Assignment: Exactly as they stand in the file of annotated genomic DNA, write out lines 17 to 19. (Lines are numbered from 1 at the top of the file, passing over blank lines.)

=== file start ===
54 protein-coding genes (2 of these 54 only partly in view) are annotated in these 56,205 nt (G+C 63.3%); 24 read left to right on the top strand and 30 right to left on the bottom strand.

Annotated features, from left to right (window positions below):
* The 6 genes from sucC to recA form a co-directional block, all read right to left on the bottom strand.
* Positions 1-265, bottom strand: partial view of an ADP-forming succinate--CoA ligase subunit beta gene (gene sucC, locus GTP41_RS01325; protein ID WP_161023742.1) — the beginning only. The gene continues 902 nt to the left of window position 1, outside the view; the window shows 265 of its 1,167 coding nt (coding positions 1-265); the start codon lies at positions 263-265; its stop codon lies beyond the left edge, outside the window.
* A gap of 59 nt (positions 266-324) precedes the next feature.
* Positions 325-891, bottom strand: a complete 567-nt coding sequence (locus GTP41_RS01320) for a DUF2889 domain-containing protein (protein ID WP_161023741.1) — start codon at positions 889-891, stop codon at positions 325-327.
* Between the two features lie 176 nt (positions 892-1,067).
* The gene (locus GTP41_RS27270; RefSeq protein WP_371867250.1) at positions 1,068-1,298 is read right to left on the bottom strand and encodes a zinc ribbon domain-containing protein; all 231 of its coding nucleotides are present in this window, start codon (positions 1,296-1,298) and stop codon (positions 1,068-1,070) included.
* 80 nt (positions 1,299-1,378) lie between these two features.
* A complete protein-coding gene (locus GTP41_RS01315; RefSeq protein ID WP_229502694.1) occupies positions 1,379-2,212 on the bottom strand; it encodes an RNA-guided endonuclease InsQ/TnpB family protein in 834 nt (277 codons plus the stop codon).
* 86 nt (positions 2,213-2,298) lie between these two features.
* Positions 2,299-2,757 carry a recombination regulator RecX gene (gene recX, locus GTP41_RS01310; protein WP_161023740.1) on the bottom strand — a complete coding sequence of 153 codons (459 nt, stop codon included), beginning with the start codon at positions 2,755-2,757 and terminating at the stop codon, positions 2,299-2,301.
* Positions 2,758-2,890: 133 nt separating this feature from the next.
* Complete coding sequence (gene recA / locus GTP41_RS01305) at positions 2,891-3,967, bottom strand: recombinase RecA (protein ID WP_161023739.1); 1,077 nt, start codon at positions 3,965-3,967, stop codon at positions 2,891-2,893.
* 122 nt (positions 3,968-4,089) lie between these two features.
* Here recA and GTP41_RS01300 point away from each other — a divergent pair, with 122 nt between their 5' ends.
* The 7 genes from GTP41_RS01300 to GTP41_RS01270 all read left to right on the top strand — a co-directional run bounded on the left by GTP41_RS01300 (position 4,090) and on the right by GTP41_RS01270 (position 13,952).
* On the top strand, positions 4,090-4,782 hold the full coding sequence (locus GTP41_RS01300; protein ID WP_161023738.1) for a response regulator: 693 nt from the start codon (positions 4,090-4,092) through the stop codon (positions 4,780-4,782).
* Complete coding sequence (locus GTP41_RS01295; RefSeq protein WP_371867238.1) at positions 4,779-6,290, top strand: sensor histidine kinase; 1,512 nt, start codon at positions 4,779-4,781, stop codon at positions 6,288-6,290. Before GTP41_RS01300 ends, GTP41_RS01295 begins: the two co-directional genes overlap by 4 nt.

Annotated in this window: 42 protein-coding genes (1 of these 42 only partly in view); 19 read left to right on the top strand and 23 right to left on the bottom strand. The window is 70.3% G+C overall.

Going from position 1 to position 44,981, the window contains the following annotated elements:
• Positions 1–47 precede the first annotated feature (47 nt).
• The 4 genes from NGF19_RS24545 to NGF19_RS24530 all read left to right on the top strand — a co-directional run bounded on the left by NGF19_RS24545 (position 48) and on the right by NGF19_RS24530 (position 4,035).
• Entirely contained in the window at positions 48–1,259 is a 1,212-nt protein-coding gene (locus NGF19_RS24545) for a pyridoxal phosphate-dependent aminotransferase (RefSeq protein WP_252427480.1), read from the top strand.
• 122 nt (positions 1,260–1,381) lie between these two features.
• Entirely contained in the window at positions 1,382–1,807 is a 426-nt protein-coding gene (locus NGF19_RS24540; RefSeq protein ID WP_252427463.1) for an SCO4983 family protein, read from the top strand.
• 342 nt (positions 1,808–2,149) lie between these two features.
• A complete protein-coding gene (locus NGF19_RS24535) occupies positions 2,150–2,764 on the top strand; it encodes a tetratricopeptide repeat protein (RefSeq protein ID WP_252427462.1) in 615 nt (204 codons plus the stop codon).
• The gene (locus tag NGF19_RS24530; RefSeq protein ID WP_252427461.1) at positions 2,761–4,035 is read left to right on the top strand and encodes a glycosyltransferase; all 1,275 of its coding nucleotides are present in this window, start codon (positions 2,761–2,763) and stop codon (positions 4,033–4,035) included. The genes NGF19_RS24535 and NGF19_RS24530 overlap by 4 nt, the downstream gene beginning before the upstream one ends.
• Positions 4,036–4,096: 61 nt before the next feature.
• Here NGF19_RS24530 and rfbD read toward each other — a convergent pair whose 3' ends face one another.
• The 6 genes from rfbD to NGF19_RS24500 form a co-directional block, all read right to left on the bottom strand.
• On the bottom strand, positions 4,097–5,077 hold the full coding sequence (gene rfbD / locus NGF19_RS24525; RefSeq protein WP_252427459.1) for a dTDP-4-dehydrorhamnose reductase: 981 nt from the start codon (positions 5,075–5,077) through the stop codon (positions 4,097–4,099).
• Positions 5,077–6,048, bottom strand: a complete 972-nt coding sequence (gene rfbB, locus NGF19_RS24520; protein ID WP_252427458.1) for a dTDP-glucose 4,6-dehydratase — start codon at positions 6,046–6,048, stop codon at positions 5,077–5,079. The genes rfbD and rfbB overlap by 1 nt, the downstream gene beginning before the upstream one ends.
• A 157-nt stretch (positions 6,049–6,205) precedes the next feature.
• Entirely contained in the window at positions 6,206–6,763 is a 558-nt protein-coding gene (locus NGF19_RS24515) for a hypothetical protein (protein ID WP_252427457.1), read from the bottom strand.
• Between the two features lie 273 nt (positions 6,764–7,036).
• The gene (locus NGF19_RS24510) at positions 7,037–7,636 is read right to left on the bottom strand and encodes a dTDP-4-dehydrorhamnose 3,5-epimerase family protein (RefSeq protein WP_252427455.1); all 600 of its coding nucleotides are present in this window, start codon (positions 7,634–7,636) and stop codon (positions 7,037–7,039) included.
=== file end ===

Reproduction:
* The 7 genes from GTP41_RS01300 to GTP41_RS01270 all read left to right on the top strand — a co-directional run bounded on the left by GTP41_RS01300 (position 4,090) and on the right by GTP41_RS01270 (position 13,952).
* On the top strand, positions 4,090-4,782 hold the full coding sequence (locus GTP41_RS01300; protein ID WP_161023738.1) for a response regulator: 693 nt from the start codon (positions 4,090-4,092) through the stop codon (positions 4,780-4,782).
* Complete coding sequence (locus GTP41_RS01295; RefSeq protein WP_371867238.1) at positions 4,779-6,290, top strand: sensor histidine kinase; 1,512 nt, start codon at positions 4,779-4,781, stop codon at positions 6,288-6,290. Before GTP41_RS01300 ends, GTP41_RS01295 begins: the two co-directional genes overlap by 4 nt.